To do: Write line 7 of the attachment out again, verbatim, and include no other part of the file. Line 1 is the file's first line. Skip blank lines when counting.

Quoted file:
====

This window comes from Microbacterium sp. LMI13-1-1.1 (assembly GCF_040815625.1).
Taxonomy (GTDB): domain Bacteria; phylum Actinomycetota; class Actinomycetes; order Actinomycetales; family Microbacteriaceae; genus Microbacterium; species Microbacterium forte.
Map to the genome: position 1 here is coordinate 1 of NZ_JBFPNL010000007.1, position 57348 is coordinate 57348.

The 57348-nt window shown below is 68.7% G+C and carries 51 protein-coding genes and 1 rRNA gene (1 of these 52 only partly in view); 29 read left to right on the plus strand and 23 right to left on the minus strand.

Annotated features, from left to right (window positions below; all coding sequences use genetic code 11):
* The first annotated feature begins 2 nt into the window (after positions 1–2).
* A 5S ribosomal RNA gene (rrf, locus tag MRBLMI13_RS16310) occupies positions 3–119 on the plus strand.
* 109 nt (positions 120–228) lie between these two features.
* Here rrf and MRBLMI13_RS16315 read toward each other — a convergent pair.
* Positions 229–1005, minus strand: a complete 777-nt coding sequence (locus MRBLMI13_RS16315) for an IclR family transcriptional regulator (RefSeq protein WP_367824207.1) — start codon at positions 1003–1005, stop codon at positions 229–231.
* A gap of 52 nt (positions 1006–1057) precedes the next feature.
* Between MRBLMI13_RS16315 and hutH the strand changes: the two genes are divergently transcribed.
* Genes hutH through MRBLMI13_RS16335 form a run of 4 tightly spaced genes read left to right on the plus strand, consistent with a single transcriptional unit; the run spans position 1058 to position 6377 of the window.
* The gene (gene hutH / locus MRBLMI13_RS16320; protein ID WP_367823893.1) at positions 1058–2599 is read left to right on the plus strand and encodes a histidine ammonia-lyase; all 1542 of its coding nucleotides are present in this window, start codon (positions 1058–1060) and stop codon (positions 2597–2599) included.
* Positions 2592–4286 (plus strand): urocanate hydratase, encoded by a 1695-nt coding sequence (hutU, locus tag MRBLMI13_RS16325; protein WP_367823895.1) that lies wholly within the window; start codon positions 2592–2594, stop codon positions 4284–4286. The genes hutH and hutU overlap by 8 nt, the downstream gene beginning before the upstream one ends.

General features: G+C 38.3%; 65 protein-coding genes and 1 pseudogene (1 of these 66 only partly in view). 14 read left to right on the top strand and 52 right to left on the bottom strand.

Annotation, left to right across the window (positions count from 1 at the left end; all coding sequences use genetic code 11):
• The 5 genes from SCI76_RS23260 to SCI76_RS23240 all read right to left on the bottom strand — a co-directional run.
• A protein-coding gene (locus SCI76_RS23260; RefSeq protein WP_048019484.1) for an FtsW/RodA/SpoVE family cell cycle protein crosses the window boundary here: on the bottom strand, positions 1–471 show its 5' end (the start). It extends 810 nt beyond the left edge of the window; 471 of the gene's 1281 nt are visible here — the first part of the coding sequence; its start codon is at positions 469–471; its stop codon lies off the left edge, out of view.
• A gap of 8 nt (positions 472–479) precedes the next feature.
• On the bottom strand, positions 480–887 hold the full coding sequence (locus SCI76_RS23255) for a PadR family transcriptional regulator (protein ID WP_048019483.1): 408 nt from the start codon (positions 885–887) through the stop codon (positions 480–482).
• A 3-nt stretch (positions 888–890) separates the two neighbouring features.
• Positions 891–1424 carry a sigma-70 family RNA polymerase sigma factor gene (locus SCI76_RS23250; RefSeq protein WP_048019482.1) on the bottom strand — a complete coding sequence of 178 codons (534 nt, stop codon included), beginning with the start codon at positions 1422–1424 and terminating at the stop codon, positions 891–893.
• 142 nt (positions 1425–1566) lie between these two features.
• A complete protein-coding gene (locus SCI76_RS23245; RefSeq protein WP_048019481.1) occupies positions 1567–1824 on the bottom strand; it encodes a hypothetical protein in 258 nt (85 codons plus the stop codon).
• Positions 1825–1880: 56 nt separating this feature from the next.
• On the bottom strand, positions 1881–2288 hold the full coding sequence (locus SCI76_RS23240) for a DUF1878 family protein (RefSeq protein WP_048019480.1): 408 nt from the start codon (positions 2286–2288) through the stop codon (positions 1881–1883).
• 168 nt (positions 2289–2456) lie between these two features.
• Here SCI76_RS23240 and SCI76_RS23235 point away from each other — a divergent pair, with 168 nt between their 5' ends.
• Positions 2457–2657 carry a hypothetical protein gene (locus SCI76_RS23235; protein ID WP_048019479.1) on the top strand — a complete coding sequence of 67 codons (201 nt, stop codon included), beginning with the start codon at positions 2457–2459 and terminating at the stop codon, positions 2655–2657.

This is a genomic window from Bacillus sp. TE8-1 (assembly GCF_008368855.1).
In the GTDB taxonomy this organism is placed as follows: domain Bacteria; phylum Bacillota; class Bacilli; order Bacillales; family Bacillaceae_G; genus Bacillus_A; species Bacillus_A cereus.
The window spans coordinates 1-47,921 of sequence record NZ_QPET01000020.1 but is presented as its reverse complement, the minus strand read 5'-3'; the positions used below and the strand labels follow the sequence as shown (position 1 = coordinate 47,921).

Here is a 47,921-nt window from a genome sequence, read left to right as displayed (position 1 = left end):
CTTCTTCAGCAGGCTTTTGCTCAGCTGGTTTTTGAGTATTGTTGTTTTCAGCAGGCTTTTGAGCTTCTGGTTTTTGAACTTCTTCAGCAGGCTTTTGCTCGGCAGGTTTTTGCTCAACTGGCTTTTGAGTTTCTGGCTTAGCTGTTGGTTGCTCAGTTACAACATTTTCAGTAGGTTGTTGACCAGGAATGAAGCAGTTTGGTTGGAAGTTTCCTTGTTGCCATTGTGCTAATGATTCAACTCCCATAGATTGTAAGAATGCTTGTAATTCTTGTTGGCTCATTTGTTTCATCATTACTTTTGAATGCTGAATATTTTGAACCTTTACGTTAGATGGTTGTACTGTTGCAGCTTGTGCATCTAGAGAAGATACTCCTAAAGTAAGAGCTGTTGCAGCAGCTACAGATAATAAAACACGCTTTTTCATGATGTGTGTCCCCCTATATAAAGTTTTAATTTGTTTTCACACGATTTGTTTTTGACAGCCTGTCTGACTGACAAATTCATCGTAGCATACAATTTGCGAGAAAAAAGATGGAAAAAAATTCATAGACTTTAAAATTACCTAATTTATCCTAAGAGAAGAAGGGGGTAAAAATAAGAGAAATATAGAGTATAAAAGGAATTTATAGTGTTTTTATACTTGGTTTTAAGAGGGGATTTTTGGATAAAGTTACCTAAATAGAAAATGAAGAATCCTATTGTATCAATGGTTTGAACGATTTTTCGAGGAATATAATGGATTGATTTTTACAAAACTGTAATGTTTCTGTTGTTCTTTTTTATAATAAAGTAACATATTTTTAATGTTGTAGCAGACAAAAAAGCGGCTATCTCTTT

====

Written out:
* A 5S ribosomal RNA gene (rrf, locus tag MRBLMI13_RS16310) occupies positions 3–119 on the plus strand.